where ${g}_{2}$ is the invariant of the Weierstrass elliptic function. If $H$ is the upper half plane and$\tau \in H,\text{then}$

$$J\left({\omega}_{1},{\omega}_{2}\right)=\frac{{g}_{2}^{3}\left({\omega}_{1},{\omega}_{2}\right)}{\u25b3\left({\omega}_{1},{\omega}_{2}\right)},$$

$$J\left(\tau \right)\equiv J\left(1,\tau \right)=J\left({\omega}_{1},{\omega}_{2}\right).$$

Starting from a Spinozian global system, shaped in the guise of a multidimensional and multi-symmetric manifold equipped with a structural order of relationships, we were able to analyse, through a loss of dimensions dictated by the algebraic features of the Monster Module and its Lie group, the individual history of the universe. The universe can be thus conceived of as a manifold at lower dimensions encompassed in higher ones. The Monster Module is a manifold equipped with absolutely the highest dimensions—that is, a manifold consisting in the highest number of symmetries. The Monster Moonshine manifold is prior to its modifications. This may mean that the nature and the flow of events in the universe is a Monster’s self-projection towards less dimensions. The universe stands for a local symmetry, e.g., modifications of the Monster manifold. The Monster Module cannot exist in, and cannot be conceived through, a higher manifold other than itself. Every manifold in the universe exists either in itself or in some higher manifold else, e.g., the Monster Module. The knowledge of a lower dimension manifold in the universe depends on and involves the knowledge of higher dimensions mapping the lower manifold. In the meantime, the Monster Module, which n-dimensions are untouched, is still there. If different trajectories on the Monster Module give rise to different local losses of dimensions, this means that countless universes are possible, each one equipped with different or overlapping symmetries.

We would like to bring to an end with a few unsolved problems.

- (a)
- Where does the Monster take such a huge amount of enthalpy? It takes us in pre-, pre-Big Bang scenarios. This is the same problem with inflationist models, that do not explain where the energy of the required false vacuum comes from. A link between the Monster group and the false vacuum might be speculated.
- (b)
- What is the role of the j-function in the pre Big Bang period? Does it provide energy?
- (c)
- How does the Monstrous Moonshine look like? We could either imagine a timeless, immutable manifold where just the Monster Group movements take place, or as we did, a dynamical, time-dependent structure.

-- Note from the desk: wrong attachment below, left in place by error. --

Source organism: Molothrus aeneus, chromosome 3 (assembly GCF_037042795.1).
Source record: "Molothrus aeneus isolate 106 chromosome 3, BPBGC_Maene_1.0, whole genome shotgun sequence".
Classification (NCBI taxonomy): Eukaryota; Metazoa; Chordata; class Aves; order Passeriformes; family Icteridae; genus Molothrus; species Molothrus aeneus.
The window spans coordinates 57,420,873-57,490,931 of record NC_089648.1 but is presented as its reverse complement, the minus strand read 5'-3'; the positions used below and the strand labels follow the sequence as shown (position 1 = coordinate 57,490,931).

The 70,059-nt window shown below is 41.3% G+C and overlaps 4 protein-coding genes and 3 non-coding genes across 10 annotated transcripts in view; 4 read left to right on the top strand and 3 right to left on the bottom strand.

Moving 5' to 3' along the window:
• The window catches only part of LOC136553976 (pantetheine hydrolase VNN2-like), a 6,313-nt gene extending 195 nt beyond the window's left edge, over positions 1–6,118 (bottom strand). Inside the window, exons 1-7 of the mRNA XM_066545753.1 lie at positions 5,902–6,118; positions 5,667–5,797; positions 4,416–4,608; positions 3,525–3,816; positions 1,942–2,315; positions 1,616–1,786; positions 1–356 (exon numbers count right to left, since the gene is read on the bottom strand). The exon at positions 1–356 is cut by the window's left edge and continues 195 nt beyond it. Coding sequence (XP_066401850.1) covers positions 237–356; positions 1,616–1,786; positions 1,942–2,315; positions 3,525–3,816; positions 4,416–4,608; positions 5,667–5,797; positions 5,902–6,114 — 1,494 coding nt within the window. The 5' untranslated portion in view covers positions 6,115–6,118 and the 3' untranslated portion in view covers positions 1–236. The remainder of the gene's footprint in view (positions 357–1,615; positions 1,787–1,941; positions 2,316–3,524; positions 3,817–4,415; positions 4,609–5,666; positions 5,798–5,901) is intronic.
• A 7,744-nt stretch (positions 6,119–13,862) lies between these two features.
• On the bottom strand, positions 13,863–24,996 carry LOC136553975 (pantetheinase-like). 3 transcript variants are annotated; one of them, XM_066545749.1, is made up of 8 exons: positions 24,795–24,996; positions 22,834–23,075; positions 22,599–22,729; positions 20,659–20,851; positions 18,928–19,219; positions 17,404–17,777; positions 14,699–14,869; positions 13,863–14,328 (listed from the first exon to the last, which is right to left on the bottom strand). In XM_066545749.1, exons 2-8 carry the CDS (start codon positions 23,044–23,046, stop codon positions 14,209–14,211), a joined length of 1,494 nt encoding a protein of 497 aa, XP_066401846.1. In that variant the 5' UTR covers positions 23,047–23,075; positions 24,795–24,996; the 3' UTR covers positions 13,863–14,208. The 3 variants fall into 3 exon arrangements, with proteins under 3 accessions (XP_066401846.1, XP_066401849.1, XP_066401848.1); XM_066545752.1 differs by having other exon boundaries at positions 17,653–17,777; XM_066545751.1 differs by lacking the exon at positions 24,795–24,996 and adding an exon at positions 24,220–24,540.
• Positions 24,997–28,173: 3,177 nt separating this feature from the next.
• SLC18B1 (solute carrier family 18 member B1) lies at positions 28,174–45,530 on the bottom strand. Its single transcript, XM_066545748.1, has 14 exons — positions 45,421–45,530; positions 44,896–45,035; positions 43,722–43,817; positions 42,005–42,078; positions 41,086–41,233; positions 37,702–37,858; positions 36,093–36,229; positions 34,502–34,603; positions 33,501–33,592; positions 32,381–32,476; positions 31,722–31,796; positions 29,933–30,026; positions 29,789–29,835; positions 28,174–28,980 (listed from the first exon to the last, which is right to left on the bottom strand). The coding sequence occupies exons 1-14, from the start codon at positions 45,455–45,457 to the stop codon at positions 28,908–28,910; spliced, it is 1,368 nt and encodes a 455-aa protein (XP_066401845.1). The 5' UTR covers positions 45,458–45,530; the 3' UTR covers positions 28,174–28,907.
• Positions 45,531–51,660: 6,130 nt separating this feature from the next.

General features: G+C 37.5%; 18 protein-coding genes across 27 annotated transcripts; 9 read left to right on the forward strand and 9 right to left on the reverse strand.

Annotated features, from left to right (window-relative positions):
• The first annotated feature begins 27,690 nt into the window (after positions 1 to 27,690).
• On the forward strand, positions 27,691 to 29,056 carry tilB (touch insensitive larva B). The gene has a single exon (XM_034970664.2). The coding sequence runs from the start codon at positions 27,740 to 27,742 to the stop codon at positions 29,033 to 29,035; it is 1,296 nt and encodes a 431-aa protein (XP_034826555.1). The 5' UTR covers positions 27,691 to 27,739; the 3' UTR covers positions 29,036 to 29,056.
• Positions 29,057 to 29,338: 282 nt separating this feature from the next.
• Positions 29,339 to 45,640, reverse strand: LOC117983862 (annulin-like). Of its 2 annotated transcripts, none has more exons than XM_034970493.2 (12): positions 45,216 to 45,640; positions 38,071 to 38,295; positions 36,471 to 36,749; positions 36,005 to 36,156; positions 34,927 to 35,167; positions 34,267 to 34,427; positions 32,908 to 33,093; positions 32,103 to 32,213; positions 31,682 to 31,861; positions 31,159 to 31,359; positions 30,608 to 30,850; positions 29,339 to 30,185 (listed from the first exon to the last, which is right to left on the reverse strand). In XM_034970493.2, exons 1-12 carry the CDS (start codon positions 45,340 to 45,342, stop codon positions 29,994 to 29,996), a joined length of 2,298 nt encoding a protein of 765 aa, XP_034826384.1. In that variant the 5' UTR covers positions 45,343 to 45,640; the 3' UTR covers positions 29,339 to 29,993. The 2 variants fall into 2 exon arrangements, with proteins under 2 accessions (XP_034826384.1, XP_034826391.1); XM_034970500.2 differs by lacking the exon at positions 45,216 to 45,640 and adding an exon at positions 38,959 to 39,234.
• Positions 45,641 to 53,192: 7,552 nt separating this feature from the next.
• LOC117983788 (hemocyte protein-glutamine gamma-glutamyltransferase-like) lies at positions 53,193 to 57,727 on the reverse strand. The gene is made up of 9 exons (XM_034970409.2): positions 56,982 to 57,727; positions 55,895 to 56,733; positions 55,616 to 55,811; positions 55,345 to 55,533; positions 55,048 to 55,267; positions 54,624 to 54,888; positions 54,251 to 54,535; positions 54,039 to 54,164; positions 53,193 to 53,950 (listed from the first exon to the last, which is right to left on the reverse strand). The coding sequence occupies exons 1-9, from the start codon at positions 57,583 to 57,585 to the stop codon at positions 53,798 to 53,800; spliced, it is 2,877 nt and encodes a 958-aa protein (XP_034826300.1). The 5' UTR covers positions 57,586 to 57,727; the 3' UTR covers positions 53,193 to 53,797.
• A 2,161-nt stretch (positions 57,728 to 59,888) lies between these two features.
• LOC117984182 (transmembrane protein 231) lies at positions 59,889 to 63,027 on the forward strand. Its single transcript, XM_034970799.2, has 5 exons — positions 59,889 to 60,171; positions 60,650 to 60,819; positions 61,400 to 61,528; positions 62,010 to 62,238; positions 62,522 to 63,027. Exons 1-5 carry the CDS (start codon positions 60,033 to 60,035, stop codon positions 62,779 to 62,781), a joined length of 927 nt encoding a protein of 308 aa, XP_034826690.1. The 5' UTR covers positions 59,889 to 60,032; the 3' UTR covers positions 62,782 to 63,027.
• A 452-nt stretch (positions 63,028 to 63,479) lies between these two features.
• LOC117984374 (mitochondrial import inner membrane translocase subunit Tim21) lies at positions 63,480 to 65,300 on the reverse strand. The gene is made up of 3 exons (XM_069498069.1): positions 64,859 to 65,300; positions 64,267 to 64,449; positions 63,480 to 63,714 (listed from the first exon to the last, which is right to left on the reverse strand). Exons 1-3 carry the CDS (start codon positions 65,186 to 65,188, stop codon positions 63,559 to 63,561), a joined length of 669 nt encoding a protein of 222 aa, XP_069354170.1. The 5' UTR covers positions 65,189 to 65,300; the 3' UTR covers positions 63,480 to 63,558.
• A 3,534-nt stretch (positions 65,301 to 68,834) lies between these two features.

- (d)
- Does the curvature of the Monster Module change with the passage of time? This could be a very useful information, in order to elucidate the hypothesized step from an ancient anti DeSitter hyperbolic universe to the current, flat one.
- (e)
- Our universe might not arise directly from the Monster, but by one of its subgroups, e.g., the Th group (Figure 3), which is correlated with the successful superstring 10D theory. Is it possible to split the Leech lattice in which the Monster group is embedded, in order to achieve the lower dimensional E8 lattice where the Th group’s movements take place? It is central to remind that the step from an E8 lattice to the Leech lattice requires ×3 multiplication and peculiar rotations.
- (f)
- The topological step from the vertex operator algebra to the Lie Monster Group requires a continuous function. Are we in front of a “super” gauge field? In other words, is there a gauge field that causes the first projection depicted at the top of Figure 3? In a topological framework, the feature that links the symmetries at a higher level with the single point at a lower level is the continuous function. If we assess two antipodal points as symmetries, and the single point as symmetry breaks and local transformations, a gauge field could be required, in order to restore the (apparently hidden) symmetry.

The authors declare no conflict of interest.

- Conway, J.H.; Curtis, R.T.; Norton, S.P.; Parker, R.A.; Wilson, R.A. Atlas of Finite Groups: Maximal Subgroups and Ordinary Characters for Simple Groups; Conway, J.H., Ed.; Clarendon Press: Oxford, MS, USA, 1985. [Google Scholar]
- Du Sautoy, M. Finding Moonshine: A Mathematician’s Journey through Symmetry; Fourth Estate: London, UK, 2008. [Google Scholar]
- Tozzi, A.; Peters, J.F. A Topological Approach Unveils System Invariances and Broken Symmetries in the Brain. J. Neurosci. Res.
**2016**, 94, 351–365. [Google Scholar] [CrossRef] [PubMed] - Roldán, E.; Martínez, I.A.; Parrondo, J.M.R.; Petrov, D. Universal features in the energetics of symmetry breaking. Nat. Phys.
**2014**, 10, 457–461. [Google Scholar] [CrossRef] - Borsuk, M. Drei Sätze über die n-dimensionale euklidische Sphäre. Fundam. Math.